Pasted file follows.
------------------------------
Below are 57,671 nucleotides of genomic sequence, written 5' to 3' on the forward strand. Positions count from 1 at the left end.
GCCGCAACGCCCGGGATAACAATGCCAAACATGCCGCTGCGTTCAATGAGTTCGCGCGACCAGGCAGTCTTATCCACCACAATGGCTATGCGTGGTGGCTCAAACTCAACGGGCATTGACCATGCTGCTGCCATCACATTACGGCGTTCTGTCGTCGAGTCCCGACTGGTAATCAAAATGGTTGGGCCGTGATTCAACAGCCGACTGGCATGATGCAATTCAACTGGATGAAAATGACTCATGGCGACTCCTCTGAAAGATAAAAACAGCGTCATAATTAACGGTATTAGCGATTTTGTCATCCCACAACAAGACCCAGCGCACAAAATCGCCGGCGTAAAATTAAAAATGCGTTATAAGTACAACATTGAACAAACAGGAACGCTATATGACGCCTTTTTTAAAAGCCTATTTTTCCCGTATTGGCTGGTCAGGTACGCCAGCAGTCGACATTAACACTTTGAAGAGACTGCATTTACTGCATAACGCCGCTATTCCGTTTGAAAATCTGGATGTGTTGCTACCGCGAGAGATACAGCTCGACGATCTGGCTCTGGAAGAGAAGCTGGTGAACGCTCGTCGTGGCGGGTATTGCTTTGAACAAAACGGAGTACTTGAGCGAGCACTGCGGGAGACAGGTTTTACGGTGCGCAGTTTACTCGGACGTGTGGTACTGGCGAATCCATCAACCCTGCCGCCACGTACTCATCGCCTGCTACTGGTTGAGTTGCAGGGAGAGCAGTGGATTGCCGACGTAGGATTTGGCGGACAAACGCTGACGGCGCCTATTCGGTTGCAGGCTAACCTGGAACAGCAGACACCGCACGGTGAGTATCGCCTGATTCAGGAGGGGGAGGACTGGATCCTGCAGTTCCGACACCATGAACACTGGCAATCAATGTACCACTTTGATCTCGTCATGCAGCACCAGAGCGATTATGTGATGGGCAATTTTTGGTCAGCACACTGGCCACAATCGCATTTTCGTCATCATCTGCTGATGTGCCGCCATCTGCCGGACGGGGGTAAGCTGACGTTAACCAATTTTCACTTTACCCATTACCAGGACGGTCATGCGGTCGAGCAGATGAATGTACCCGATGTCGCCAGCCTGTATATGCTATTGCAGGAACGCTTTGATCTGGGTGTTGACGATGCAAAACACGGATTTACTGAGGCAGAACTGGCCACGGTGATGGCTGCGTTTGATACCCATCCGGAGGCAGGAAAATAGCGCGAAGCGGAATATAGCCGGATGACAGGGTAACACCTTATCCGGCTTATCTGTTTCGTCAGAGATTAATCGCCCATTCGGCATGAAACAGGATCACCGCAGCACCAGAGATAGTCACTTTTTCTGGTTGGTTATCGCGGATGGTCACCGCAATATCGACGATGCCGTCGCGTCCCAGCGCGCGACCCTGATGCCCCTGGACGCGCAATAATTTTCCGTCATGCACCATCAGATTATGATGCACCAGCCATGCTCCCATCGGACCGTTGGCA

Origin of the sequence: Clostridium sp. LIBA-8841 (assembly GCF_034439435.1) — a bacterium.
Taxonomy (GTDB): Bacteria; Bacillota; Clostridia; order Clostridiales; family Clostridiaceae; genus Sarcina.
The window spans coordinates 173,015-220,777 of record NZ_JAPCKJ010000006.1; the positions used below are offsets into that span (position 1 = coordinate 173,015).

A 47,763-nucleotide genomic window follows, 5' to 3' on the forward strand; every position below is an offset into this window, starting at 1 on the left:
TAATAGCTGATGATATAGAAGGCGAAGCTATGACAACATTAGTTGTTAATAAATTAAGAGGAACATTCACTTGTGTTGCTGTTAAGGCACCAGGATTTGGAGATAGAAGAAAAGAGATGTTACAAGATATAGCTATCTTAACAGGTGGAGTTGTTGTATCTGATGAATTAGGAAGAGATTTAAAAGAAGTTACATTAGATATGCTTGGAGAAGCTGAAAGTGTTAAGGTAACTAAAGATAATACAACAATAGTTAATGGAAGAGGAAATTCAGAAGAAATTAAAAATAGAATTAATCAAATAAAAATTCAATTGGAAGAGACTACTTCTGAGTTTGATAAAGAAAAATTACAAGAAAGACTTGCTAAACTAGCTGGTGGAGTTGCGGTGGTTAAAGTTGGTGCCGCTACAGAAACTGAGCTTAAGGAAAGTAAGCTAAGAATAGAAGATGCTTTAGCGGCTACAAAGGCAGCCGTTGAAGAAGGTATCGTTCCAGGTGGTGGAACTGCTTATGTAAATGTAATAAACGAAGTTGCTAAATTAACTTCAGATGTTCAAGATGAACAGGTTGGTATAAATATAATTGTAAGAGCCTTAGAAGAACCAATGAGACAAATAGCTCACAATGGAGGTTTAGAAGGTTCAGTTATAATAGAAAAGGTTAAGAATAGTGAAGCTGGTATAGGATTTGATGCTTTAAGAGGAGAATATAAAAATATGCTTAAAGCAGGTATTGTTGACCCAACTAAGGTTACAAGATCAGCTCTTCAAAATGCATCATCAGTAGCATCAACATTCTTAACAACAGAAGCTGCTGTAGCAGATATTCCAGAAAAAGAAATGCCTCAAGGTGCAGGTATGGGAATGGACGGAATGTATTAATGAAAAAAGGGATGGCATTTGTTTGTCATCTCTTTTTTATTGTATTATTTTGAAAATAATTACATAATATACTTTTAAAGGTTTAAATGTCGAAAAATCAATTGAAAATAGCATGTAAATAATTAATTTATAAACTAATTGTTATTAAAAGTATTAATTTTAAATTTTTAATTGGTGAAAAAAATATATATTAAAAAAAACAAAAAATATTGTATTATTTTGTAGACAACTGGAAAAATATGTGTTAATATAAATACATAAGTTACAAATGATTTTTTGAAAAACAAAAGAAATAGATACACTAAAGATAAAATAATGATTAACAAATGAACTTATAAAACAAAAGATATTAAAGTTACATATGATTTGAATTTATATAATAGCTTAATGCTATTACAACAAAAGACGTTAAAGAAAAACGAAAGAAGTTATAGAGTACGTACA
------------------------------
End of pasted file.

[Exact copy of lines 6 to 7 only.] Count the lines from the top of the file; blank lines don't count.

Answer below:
A 47,763-nucleotide genomic window follows, 5' to 3' on the forward strand; every position below is an offset into this window, starting at 1 on the left:
TAATAGCTGATGATATAGAAGGCGAAGCTATGACAACATTAGTTGTTAATAAATTAAGAGGAACATTCACTTGTGTTGCTGTTAAGGCACCAGGATTTGGAGATAGAAGAAAAGAGATGTTACAAGATATAGCTATCTTAACAGGTGGAGTTGTTGTATCTGATGAATTAGGAAGAGATTTAAAAGAAGTTACATTAGATATGCTTGGAGAAGCTGAAAGTGTTAAGGTAACTAAAGATAATACAACAATAGTTAATGGAAGAGGAAATTCAGAAGAAATTAAAAATAGAATTAATCAAATAAAAATTCAATTGGAAGAGACTACTTCTGAGTTTGATAAAGAAAAATTACAAGAAAGACTTGCTAAACTAGCTGGTGGAGTTGCGGTGGTTAAAGTTGGTGCCGCTACAGAAACTGAGCTTAAGGAAAGTAAGCTAAGAATAGAAGATGCTTTAGCGGCTACAAAGGCAGCCGTTGAAGAAGGTATCGTTCCAGGTGGTGGAACTGCTTATGTAAATGTAATAAACGAAGTTGCTAAATTAACTTCAGATGTTCAAGATGAACAGGTTGGTATAAATATAATTGTAAGAGCCTTAGAAGAACCAATGAGACAAATAGCTCACAATGGAGGTTTAGAAGGTTCAGTTATAATAGAAAAGGTTAAGAATAGTGAAGCTGGTATAGGATTTGATGCTTTAAGAGGAGAATATAAAAATATGCTTAAAGCAGGTATTGTTGACCCAACTAAGGTTACAAGATCAGCTCTTCAAAATGCATCATCAGTAGCATCAACATTCTTAACAACAGAAGCTGCTGTAGCAGATATTCCAGAAAAAGAAATGCCTCAAGGTGCAGGTATGGGAATGGACGGAATGTATTAATGAAAAAAGGGATGGCATTTGTTTGTCATCTCTTTTTTATTGTATTATTTTGAAAATAATTACATAATATACTTTTAAAGGTTTAAATGTCGAAAAATCAATTGAAAATAGCATGTAAATAATTAATTTATAAACTAATTGTTATTAAAAGTATTAATTTTAAATTTTTAATTGGTGAAAAAAATATATATTAAAAAAAACAAAAAATATTGTATTATTTTGTAGACAACTGGAAAAATATGTGTTAATATAAATACATAAGTTACAAATGATTTTTTGAAAAACAAAAGAAATAGATACACTAAAGATAAAATAATGATTAACAAATGAACTTATAAAACAAAAGATATTAAAGTTACATATGATTTGAATTTATATAATAGCTTAATGCTATTACAACAAAAGACGTTAAAGAAAAACGAAAGAAGTTATAGAGTACGTACA